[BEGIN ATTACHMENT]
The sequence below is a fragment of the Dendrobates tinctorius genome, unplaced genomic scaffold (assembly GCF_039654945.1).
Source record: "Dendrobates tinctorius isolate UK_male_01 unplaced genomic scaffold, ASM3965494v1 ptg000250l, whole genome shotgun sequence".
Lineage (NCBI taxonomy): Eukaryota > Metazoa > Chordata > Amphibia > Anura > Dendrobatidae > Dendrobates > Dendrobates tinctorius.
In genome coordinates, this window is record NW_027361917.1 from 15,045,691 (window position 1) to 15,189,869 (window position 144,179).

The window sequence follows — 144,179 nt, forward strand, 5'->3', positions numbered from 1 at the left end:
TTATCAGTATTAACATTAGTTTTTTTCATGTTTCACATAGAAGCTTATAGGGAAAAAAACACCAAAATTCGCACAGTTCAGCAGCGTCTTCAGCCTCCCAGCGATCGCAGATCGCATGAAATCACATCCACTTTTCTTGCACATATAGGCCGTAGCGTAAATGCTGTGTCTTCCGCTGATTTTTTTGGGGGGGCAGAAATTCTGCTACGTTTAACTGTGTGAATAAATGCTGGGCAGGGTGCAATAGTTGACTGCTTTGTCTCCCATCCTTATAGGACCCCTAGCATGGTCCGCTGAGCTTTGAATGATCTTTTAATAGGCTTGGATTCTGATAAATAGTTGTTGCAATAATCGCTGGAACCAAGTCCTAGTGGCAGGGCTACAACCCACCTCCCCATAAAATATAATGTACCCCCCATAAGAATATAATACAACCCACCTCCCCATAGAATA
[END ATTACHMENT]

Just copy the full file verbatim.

The sequence below is a fragment of the Dendrobates tinctorius genome, unplaced genomic scaffold (assembly GCF_039654945.1).
Source record: "Dendrobates tinctorius isolate UK_male_01 unplaced genomic scaffold, ASM3965494v1 ptg000250l, whole genome shotgun sequence".
Lineage (NCBI taxonomy): Eukaryota > Metazoa > Chordata > Amphibia > Anura > Dendrobatidae > Dendrobates > Dendrobates tinctorius.
In genome coordinates, this window is record NW_027361917.1 from 15,045,691 (window position 1) to 15,189,869 (window position 144,179).

The window sequence follows — 144,179 nt, forward strand, 5'->3', positions numbered from 1 at the left end:
TTATCAGTATTAACATTAGTTTTTTTCATGTTTCACATAGAAGCTTATAGGGAAAAAAACACCAAAATTCGCACAGTTCAGCAGCGTCTTCAGCCTCCCAGCGATCGCAGATCGCATGAAATCACATCCACTTTTCTTGCACATATAGGCCGTAGCGTAAATGCTGTGTCTTCCGCTGATTTTTTTGGGGGGGCAGAAATTCTGCTACGTTTAACTGTGTGAATAAATGCTGGGCAGGGTGCAATAGTTGACTGCTTTGTCTCCCATCCTTATAGGACCCCTAGCATGGTCCGCTGAGCTTTGAATGATCTTTTAATAGGCTTGGATTCTGATAAATAGTTGTTGCAATAATCGCTGGAACCAAGTCCTAGTGGCAGGGCTACAACCCACCTCCCCATAAAATATAATGTACCCCCCATAAGAATATAATACAACCCACCTCCCCATAGAATA